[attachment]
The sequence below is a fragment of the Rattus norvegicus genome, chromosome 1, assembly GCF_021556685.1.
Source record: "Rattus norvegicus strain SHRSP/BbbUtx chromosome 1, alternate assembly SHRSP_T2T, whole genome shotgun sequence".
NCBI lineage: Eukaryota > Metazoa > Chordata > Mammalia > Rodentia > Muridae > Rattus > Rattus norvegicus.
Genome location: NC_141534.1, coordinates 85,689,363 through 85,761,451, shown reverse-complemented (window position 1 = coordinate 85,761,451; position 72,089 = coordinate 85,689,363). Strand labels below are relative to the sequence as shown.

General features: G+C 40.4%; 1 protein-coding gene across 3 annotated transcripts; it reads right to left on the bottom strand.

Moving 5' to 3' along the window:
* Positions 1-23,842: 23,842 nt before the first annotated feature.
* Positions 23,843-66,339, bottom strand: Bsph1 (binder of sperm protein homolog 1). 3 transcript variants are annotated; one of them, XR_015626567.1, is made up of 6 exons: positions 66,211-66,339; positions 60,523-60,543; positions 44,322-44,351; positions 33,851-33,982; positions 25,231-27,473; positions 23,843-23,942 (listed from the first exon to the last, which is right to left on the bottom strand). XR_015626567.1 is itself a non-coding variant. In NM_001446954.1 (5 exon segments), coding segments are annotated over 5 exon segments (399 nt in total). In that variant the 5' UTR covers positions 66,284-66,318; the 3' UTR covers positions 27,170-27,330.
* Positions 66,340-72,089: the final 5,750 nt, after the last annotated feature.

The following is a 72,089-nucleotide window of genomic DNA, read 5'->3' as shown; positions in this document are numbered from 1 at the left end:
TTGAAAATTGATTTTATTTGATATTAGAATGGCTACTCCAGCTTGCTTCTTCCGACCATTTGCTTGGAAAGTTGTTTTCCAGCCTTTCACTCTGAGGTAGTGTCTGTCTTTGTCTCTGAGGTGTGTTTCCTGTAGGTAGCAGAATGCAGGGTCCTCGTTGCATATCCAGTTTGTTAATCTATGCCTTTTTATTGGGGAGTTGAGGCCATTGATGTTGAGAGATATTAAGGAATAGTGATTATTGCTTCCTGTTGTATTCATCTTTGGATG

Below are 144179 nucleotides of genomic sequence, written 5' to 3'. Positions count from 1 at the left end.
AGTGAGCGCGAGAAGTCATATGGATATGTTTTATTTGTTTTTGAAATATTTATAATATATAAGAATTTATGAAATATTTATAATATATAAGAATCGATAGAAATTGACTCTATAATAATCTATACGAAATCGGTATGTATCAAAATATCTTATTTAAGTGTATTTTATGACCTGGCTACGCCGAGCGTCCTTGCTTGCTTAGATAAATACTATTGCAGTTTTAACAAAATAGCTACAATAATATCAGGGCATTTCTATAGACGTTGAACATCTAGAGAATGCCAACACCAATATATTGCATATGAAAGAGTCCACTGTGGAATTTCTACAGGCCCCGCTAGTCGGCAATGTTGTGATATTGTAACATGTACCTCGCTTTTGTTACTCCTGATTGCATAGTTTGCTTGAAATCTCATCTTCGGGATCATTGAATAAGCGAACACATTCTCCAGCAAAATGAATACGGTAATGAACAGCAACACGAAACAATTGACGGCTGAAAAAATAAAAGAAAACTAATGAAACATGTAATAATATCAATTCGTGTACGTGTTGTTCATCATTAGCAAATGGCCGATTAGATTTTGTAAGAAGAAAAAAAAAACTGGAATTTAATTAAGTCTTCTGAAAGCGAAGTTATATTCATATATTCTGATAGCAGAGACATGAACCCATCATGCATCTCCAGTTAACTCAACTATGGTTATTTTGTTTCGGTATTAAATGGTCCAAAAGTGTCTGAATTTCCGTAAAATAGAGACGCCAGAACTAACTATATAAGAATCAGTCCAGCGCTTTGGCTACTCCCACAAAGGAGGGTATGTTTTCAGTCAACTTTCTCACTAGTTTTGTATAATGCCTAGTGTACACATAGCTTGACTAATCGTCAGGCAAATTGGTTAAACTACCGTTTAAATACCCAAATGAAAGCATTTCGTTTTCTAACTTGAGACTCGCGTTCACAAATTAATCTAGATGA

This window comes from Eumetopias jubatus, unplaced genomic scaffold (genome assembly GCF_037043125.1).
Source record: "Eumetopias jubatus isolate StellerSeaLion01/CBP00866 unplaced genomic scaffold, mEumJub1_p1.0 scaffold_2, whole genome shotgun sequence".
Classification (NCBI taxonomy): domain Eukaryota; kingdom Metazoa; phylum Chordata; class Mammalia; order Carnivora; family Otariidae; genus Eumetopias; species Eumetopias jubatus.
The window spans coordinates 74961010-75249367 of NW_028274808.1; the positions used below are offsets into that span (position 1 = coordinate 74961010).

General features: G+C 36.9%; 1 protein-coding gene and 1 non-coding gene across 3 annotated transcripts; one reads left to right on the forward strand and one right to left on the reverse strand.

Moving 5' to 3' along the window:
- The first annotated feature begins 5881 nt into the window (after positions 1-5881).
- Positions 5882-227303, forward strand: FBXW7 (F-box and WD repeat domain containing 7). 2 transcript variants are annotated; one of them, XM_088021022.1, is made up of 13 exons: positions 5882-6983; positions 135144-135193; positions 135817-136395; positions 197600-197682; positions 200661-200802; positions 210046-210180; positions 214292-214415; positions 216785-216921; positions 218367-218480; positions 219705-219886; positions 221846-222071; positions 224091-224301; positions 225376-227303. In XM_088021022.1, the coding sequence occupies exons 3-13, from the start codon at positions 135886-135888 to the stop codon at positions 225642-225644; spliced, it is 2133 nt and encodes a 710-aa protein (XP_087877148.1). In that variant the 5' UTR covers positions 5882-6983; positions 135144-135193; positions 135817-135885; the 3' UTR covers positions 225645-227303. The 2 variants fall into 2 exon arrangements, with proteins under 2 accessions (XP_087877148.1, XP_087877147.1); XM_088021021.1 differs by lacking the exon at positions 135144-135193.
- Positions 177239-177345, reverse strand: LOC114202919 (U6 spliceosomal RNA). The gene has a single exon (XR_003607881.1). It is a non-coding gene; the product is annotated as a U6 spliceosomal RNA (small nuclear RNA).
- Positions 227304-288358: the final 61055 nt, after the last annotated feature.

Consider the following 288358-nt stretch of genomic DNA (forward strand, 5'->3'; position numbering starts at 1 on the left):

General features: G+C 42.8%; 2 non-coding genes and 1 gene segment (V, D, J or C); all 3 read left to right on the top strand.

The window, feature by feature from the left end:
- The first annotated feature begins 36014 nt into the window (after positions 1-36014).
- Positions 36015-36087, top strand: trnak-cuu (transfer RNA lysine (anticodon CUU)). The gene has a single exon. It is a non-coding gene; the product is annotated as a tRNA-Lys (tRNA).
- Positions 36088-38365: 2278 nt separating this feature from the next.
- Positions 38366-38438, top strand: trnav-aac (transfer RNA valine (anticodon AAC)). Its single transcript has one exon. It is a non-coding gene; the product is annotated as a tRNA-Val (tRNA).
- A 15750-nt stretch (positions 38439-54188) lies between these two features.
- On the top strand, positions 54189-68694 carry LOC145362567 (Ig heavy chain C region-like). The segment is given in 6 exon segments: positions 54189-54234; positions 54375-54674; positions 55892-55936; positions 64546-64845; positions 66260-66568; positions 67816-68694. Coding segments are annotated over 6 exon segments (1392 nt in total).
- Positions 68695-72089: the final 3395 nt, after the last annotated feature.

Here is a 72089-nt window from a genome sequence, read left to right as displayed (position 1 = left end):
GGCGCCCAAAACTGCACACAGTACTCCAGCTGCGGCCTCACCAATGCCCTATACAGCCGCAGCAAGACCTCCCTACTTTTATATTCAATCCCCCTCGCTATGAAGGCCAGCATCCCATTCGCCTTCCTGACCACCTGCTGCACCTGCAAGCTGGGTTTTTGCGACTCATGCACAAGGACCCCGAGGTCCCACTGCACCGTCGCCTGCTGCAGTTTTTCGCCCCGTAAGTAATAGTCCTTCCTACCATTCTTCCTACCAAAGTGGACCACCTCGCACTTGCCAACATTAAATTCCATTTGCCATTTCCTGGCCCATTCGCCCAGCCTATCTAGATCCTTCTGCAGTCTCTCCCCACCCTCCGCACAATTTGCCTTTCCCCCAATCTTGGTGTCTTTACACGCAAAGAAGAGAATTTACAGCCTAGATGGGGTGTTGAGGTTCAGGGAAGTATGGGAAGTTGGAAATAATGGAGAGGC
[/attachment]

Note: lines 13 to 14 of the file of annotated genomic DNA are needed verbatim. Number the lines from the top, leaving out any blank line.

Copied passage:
AGTGAGCGCGAGAAGTCATATGGATATGTTTTATTTGTTTTTGAAATATTTATAATATATAAGAATTTATGAAATATTTATAATATATAAGAATCGATAGAAATTGACTCTATAATAATCTATACGAAATCGGTATGTATCAAAATATCTTATTTAAGTGTATTTTATGACCTGGCTACGCCGAGCGTCCTTGCTTGCTTAGATAAATACTATTGCAGTTTTAACAAAATAGCTACAATAATATCAGGGCATTTCTATAGACGTTGAACATCTAGAGAATGCCAACACCAATATATTGCATATGAAAGAGTCCACTGTGGAATTTCTACAGGCCCCGCTAGTCGGCAATGTTGTGATATTGTAACATGTACCTCGCTTTTGTTACTCCTGATTGCATAGTTTGCTTGAAATCTCATCTTCGGGATCATTGAATAAGCGAACACATTCTCCAGCAAAATGAATACGGTAATGAACAGCAACACGAAACAATTGACGGCTGAAAAAATAAAAGAAAACTAATGAAACATGTAATAATATCAATTCGTGTACGTGTTGTTCATCATTAGCAAATGGCCGATTAGATTTTGTAAGAAGAAAAAAAAAACTGGAATTTAATTAAGTCTTCTGAAAGCGAAGTTATATTCATATATTCTGATAGCAGAGACATGAACCCATCATGCATCTCCAGTTAACTCAACTATGGTTATTTTGTTTCGGTATTAAATGGTCCAAAAGTGTCTGAATTTCCGTAAAATAGAGACGCCAGAACTAACTATATAAGAATCAGTCCAGCGCTTTGGCTACTCCCACAAAGGAGGGTATGTTTTCAGTCAACTTTCTCACTAGTTTTGTATAATGCCTAGTGTACACATAGCTTGACTAATCGTCAGGCAAATTGGTTAAACTACCGTTTAAATACCCAAATGAAAGCATTTCGTTTTCTAACTTGAGACTCGCGTTCACAAATTAATCTAGATGA

This window comes from Eumetopias jubatus, unplaced genomic scaffold (genome assembly GCF_037043125.1).